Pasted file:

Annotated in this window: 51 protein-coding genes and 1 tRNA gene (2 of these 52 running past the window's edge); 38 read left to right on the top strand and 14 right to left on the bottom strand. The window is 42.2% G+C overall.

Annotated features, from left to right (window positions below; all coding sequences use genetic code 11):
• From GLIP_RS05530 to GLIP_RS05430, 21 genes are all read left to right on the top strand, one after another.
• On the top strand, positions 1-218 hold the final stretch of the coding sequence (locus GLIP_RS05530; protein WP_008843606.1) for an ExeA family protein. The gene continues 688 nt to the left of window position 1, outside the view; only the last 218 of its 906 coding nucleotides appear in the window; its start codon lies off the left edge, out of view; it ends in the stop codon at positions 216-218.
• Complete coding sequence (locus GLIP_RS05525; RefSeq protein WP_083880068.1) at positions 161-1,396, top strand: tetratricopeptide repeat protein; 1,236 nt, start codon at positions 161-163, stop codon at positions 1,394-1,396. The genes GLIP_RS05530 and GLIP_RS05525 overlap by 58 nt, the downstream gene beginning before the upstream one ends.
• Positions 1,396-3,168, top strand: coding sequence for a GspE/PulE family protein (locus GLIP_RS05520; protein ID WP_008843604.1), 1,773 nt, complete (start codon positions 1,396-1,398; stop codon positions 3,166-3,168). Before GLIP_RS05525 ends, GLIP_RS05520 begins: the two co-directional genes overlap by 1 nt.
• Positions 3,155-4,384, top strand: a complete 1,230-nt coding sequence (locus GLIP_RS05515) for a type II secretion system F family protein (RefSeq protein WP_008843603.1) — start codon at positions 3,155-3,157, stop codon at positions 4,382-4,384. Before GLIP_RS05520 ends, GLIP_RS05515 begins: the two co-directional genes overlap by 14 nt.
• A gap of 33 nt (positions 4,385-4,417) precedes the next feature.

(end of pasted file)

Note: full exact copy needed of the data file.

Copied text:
Annotated in this window: 51 protein-coding genes and 1 tRNA gene (2 of these 52 running past the window's edge); 38 read left to right on the top strand and 14 right to left on the bottom strand. The window is 42.2% G+C overall.

Annotated features, from left to right (window positions below; all coding sequences use genetic code 11):
• From GLIP_RS05530 to GLIP_RS05430, 21 genes are all read left to right on the top strand, one after another.
• On the top strand, positions 1-218 hold the final stretch of the coding sequence (locus GLIP_RS05530; protein WP_008843606.1) for an ExeA family protein. The gene continues 688 nt to the left of window position 1, outside the view; only the last 218 of its 906 coding nucleotides appear in the window; its start codon lies off the left edge, out of view; it ends in the stop codon at positions 216-218.
• Complete coding sequence (locus GLIP_RS05525; RefSeq protein WP_083880068.1) at positions 161-1,396, top strand: tetratricopeptide repeat protein; 1,236 nt, start codon at positions 161-163, stop codon at positions 1,394-1,396. The genes GLIP_RS05530 and GLIP_RS05525 overlap by 58 nt, the downstream gene beginning before the upstream one ends.
• Positions 1,396-3,168, top strand: coding sequence for a GspE/PulE family protein (locus GLIP_RS05520; protein ID WP_008843604.1), 1,773 nt, complete (start codon positions 1,396-1,398; stop codon positions 3,166-3,168). Before GLIP_RS05525 ends, GLIP_RS05520 begins: the two co-directional genes overlap by 1 nt.
• Positions 3,155-4,384, top strand: a complete 1,230-nt coding sequence (locus GLIP_RS05515) for a type II secretion system F family protein (RefSeq protein WP_008843603.1) — start codon at positions 3,155-3,157, stop codon at positions 4,382-4,384. Before GLIP_RS05520 ends, GLIP_RS05515 begins: the two co-directional genes overlap by 14 nt.
• A gap of 33 nt (positions 4,385-4,417) precedes the next feature.